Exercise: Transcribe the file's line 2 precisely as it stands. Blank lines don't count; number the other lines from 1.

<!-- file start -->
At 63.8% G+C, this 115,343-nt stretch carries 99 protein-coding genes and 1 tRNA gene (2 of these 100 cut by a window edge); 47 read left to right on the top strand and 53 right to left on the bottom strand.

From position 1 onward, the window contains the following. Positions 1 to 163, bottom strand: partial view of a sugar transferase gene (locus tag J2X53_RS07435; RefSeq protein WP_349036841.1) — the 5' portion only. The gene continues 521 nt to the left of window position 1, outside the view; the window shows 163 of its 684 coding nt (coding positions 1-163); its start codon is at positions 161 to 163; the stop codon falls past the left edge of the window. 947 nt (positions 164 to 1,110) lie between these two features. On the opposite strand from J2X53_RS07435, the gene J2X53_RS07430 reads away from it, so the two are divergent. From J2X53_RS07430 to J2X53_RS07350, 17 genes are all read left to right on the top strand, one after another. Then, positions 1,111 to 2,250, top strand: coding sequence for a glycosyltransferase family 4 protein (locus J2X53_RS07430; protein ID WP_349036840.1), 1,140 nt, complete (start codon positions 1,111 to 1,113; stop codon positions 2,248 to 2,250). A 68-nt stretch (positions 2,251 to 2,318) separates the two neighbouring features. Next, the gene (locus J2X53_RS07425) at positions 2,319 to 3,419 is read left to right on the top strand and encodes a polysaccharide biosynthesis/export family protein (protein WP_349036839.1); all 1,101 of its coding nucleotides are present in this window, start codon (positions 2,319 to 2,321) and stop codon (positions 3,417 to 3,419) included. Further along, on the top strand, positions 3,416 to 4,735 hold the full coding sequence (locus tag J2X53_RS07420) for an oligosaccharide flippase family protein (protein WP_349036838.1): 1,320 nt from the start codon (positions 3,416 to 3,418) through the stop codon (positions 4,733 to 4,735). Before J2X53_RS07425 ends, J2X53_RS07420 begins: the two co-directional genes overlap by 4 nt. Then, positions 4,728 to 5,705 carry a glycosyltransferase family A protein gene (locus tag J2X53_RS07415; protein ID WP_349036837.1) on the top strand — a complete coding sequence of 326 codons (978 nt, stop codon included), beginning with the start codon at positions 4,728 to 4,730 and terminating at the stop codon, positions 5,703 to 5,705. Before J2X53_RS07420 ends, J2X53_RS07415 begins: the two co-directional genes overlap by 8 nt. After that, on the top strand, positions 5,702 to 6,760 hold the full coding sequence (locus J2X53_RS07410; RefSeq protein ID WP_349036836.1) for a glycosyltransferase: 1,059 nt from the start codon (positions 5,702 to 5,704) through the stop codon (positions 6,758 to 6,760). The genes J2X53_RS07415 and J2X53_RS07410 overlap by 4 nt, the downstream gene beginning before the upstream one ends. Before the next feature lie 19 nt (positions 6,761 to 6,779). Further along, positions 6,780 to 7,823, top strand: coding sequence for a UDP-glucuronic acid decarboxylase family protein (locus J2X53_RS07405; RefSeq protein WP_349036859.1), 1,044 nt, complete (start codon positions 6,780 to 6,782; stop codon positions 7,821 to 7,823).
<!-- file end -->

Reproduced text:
From position 1 onward, the window contains the following. Positions 1 to 163, bottom strand: partial view of a sugar transferase gene (locus tag J2X53_RS07435; RefSeq protein WP_349036841.1) — the 5' portion only. The gene continues 521 nt to the left of window position 1, outside the view; the window shows 163 of its 684 coding nt (coding positions 1-163); its start codon is at positions 161 to 163; the stop codon falls past the left edge of the window. 947 nt (positions 164 to 1,110) lie between these two features. On the opposite strand from J2X53_RS07435, the gene J2X53_RS07430 reads away from it, so the two are divergent. From J2X53_RS07430 to J2X53_RS07350, 17 genes are all read left to right on the top strand, one after another. Then, positions 1,111 to 2,250, top strand: coding sequence for a glycosyltransferase family 4 protein (locus J2X53_RS07430; protein ID WP_349036840.1), 1,140 nt, complete (start codon positions 1,111 to 1,113; stop codon positions 2,248 to 2,250). A 68-nt stretch (positions 2,251 to 2,318) separates the two neighbouring features. Next, the gene (locus J2X53_RS07425) at positions 2,319 to 3,419 is read left to right on the top strand and encodes a polysaccharide biosynthesis/export family protein (protein WP_349036839.1); all 1,101 of its coding nucleotides are present in this window, start codon (positions 2,319 to 2,321) and stop codon (positions 3,417 to 3,419) included. Further along, on the top strand, positions 3,416 to 4,735 hold the full coding sequence (locus tag J2X53_RS07420) for an oligosaccharide flippase family protein (protein WP_349036838.1): 1,320 nt from the start codon (positions 3,416 to 3,418) through the stop codon (positions 4,733 to 4,735). Before J2X53_RS07425 ends, J2X53_RS07420 begins: the two co-directional genes overlap by 4 nt. Then, positions 4,728 to 5,705 carry a glycosyltransferase family A protein gene (locus tag J2X53_RS07415; protein ID WP_349036837.1) on the top strand — a complete coding sequence of 326 codons (978 nt, stop codon included), beginning with the start codon at positions 4,728 to 4,730 and terminating at the stop codon, positions 5,703 to 5,705. Before J2X53_RS07420 ends, J2X53_RS07415 begins: the two co-directional genes overlap by 8 nt. After that, on the top strand, positions 5,702 to 6,760 hold the full coding sequence (locus J2X53_RS07410; RefSeq protein ID WP_349036836.1) for a glycosyltransferase: 1,059 nt from the start codon (positions 5,702 to 5,704) through the stop codon (positions 6,758 to 6,760). The genes J2X53_RS07415 and J2X53_RS07410 overlap by 4 nt, the downstream gene beginning before the upstream one ends. Before the next feature lie 19 nt (positions 6,761 to 6,779). Further along, positions 6,780 to 7,823, top strand: coding sequence for a UDP-glucuronic acid decarboxylase family protein (locus J2X53_RS07405; RefSeq protein WP_349036859.1), 1,044 nt, complete (start codon positions 6,780 to 6,782; stop codon positions 7,821 to 7,823).